- The issue: Ugandan passports.
- Our view: We recommend that a credible investigation be carried out on the Directorate of Citizenship and Immigration Control and other concerned agencies.
Government must put in place measures to restore trust in the Ugandan passport and allay any fears that the same are compromised or are in the wrong hands.
The citizenship of Ugandans and the standing of our passports are very important and must be a jealously guarded entitlement. The disturbing reports that the Ugandan citizenship and passports can be acquired by non-citizens to facilitate their criminal enterprise and without going through the due process must be investigated and the culprits be brought to book.
What is even more disturbing is that these activities are, reportedly, perpetuated by rogue immigration officers, among others, against their oath of service. Reports that a crackdown on the same is underway including an arrest of a top immigration official, last month, on such allegations are encouraging but not sufficient.
We recommend that a credible investigation be carried out on the Directorate of Citizenship and Immigration Control and other concerned agencies such as the National Identification and Registration Authority (NIRA) which issue documents such as the national identity cards relied on to award one a passport. The investigations must be done with a view of weeding out all criminals hiding under the cover of these important institutions. The same, we hope, can make recommendations that will be implemented without fail.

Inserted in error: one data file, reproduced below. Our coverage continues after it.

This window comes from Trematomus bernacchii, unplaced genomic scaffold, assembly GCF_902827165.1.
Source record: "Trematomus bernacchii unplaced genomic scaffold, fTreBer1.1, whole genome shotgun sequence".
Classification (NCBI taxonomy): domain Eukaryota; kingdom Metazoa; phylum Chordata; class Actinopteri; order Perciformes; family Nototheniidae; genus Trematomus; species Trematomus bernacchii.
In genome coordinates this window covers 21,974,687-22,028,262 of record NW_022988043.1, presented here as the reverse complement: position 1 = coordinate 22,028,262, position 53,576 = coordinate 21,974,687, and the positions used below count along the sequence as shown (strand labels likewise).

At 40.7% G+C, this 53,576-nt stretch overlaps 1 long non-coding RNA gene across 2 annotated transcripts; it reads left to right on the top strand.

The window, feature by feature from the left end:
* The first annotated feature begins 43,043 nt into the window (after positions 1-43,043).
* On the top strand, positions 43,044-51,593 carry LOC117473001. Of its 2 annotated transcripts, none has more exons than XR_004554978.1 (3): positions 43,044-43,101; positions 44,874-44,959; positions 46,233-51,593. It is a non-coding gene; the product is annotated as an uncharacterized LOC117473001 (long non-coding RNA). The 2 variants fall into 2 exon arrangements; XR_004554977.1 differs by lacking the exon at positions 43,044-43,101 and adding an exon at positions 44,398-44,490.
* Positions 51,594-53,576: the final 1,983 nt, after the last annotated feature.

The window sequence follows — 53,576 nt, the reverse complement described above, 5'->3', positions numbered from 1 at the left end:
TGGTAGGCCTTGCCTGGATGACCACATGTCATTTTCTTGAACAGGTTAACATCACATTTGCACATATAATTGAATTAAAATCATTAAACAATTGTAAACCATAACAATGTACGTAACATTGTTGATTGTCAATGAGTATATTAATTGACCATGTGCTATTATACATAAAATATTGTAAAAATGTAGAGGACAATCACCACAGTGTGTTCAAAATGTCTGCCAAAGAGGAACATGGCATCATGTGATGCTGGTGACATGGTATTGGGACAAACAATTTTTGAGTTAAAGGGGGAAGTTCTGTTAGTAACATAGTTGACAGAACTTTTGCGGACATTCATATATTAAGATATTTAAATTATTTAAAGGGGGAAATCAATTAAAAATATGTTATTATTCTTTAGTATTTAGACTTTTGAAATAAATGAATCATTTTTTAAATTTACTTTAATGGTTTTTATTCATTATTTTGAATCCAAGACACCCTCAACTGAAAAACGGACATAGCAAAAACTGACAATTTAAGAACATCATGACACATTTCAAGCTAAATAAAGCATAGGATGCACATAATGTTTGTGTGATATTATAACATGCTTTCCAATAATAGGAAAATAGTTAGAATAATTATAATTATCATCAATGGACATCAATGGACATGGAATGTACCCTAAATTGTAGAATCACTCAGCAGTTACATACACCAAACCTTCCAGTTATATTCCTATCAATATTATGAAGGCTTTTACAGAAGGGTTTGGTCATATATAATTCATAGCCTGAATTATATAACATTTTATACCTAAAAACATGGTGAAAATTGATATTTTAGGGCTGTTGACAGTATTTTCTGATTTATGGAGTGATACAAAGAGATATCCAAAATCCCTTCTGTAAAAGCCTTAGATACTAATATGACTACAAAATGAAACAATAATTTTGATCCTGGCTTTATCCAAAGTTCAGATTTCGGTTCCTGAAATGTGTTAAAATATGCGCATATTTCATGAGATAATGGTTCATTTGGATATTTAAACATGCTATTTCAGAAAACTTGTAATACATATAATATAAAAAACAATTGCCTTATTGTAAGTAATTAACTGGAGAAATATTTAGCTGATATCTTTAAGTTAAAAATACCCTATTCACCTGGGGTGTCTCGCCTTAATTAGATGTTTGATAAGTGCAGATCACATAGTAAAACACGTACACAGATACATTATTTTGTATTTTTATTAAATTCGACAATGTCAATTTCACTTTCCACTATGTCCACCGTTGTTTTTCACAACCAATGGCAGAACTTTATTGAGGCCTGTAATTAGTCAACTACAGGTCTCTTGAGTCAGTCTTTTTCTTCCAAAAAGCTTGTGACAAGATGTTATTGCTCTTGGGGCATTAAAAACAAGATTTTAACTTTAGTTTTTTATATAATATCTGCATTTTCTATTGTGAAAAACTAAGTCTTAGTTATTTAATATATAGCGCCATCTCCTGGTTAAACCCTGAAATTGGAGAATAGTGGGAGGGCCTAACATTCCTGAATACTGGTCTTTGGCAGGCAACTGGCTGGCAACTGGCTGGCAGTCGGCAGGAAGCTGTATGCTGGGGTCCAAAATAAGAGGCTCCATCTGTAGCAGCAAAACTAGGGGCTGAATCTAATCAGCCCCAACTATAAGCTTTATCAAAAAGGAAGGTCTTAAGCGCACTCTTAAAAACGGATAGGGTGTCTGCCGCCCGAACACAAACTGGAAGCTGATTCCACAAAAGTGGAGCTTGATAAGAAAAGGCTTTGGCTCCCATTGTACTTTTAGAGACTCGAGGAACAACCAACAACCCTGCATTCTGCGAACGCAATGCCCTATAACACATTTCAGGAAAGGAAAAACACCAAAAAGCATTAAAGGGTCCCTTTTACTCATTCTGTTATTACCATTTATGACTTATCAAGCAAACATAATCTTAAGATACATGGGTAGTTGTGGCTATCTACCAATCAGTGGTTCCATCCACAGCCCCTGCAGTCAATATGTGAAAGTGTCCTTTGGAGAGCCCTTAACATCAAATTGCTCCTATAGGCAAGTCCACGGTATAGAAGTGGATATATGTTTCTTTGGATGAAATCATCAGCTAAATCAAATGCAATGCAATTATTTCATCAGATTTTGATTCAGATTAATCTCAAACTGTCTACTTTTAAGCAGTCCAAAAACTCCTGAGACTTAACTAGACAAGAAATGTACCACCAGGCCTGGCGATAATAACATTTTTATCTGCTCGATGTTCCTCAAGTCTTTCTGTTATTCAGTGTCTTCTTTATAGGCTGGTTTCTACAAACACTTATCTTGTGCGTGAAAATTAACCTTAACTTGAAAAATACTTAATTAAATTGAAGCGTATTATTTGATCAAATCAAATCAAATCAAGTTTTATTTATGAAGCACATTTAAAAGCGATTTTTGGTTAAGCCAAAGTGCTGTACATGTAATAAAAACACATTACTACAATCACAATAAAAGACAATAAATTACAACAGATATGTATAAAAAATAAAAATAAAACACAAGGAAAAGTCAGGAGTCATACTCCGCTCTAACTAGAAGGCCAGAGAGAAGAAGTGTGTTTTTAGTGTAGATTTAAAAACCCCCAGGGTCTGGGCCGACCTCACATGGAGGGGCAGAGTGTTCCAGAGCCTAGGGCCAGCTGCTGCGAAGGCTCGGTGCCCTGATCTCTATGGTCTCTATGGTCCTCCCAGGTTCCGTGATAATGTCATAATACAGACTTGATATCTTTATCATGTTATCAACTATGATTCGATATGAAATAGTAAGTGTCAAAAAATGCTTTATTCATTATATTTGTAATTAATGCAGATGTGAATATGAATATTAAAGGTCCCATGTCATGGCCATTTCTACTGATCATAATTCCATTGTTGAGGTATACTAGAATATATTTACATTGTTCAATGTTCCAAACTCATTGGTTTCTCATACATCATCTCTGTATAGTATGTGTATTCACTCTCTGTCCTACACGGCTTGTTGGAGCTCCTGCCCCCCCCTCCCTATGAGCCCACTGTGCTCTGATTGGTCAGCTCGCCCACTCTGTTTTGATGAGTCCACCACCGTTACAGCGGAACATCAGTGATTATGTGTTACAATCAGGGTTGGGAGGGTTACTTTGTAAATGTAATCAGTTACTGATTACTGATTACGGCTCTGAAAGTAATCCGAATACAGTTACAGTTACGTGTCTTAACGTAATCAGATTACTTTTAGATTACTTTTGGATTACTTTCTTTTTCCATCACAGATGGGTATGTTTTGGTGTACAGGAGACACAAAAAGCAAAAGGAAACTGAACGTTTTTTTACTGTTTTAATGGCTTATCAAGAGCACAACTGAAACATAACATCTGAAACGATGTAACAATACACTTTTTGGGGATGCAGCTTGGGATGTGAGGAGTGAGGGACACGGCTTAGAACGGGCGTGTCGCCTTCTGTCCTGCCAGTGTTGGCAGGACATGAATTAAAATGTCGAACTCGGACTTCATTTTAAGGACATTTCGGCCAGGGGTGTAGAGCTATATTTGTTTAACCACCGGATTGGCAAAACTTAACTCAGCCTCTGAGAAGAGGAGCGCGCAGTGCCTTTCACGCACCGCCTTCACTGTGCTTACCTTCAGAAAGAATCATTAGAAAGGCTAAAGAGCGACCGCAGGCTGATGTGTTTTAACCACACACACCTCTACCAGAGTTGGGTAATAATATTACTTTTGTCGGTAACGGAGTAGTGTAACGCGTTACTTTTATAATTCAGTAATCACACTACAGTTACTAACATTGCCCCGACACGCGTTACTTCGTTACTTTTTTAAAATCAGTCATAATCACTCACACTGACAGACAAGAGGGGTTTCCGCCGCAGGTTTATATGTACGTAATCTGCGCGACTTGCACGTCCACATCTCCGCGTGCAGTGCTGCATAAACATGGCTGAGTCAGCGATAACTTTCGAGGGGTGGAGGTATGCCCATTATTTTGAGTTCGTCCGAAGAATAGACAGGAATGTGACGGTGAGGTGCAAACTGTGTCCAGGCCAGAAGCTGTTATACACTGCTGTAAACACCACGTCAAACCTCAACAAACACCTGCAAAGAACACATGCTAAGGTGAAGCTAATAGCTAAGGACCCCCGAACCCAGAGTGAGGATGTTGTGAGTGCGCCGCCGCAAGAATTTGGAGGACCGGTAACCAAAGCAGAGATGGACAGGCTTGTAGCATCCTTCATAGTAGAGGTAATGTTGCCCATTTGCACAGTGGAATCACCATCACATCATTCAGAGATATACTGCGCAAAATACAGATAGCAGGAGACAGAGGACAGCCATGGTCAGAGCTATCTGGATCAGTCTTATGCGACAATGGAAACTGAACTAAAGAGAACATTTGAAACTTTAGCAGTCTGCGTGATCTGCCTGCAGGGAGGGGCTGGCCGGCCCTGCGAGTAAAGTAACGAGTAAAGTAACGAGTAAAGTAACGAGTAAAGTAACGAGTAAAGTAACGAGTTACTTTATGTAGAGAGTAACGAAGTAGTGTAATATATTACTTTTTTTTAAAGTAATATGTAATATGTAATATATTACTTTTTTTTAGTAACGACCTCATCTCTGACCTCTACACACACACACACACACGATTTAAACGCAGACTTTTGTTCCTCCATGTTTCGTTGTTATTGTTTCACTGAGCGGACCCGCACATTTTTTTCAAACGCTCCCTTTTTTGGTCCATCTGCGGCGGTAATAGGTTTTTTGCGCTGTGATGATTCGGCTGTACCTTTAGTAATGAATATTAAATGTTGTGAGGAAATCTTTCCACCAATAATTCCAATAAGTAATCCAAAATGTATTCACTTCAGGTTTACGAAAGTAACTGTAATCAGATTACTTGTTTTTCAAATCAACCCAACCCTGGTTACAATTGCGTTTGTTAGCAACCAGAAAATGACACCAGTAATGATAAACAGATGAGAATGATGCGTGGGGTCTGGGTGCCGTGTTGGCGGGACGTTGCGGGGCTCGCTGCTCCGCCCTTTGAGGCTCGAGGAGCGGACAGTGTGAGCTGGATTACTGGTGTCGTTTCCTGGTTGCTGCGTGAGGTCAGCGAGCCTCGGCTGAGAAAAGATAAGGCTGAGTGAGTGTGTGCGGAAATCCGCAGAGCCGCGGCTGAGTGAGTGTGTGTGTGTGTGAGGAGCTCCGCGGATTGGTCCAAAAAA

We take note that previous investigations have, mainly, been about fighting for jobs only to perpetuate the ills that have got us in the current state. We have received reports from Ugandans in countries such as China who narrate harrowing tales of the degradation of the Ugandan passport after many foreign nationals like Nigerians travelling on Ugandan passports are arrested for drug trafficking.
In turn, legitimate Ugandan passport holders are finding it hard to do business in such countries or are subjected to higher levels of scrutiny and are sometimes denied visa-entry because of the suspicion on our passport. There is evidence to support these concerns.
Uganda is expected to migrate from the current Machine Readable (MRP) passport to the electronic passport (e-Passport) next year according to immigration authorities. But even the e-Passport, dubbed the most secure in the world, will only work effectively if the data captured by authorities is of those legally entitled to Ugandan citizenship, and if that data is not compromised through corrupt schemes by rogue officials. For now, we hope that the existing process will be managed at a very high standard and with the most thorough investigation of the persons who apply for citizenship and passports.